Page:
What really doesn't make sense about the expired cert is that it disables extensions that were already installed and in use.

Imagine if an apt signing key expired, and so it deleted every package on your system and killed all the processes.

Why would they design it to fail this way?

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All I can guess is this triggered code that was supposed to run when a single extension is found to be malicious and so its signature would be revoked and you'd want it to disable it.

And they didn't consider that a cert failure higher in the chain would do this.

@joeyh That seems to be about the shape of it: check the signatures on extensions regularly to allow revocation, and as it turns out if something higher in that chain is invalid, the signature is invalid. (This isn't necessarily *bad*, as you might have good reason to revoke an intermediate cert as well, but obviously in this case it didn't go as one might like.)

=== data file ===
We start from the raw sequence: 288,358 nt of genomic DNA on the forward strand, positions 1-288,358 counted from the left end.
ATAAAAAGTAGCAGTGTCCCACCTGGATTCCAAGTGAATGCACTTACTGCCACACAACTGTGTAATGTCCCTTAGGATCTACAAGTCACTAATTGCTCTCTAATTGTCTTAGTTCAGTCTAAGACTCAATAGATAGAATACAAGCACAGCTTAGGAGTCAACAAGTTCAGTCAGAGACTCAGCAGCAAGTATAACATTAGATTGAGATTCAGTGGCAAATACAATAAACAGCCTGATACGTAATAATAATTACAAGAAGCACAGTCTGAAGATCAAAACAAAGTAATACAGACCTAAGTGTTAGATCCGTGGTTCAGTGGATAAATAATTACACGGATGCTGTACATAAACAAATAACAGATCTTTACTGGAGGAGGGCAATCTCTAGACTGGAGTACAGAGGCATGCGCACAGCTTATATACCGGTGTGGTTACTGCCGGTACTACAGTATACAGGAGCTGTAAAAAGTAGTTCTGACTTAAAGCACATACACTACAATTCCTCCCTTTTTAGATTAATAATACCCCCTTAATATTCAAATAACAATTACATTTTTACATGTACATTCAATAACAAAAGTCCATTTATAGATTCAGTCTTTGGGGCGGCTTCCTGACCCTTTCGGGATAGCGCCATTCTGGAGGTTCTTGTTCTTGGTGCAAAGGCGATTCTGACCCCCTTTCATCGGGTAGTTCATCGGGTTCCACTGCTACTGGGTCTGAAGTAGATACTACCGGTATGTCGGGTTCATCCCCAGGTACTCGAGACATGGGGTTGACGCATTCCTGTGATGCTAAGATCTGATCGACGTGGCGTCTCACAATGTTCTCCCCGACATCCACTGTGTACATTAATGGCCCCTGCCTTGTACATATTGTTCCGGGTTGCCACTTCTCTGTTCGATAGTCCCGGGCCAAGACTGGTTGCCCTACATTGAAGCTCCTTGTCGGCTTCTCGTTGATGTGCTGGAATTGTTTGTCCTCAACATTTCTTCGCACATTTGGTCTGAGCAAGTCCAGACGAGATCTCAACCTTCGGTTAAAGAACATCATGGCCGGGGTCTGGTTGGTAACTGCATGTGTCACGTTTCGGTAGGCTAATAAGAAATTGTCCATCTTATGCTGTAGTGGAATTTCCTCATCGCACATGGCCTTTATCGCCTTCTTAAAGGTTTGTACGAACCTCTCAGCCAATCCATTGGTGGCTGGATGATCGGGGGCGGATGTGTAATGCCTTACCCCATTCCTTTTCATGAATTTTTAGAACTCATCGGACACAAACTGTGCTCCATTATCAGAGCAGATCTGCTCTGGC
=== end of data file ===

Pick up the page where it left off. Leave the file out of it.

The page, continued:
@joeyh
My guess is so that a malicious virus/trojan-installed extension would not load successfully. e.g. a virus could install an extension in Firefox to keep reinstalling the virus, or to let it rum traffic through FF's process to evade antivirus, etcetera. If certs were only checked at install-time then a manual install could bypass cert checks. Being checked at runtime guarantees that what runs is what's trusted.

@joeyh I think it was intermediate certificate, so everytime the extension runs, or maybe everytime firefox starts, it checks the signatures of all extensions against their certificate. But since the respective certificates are signed by this intermediate certificate, the signature is only valid when all certs in the chain are valid. That's my guess. Why didn't they have any expiration warning or why this exact problem wasn't addressed when it happened 3 years ago, that's mystery

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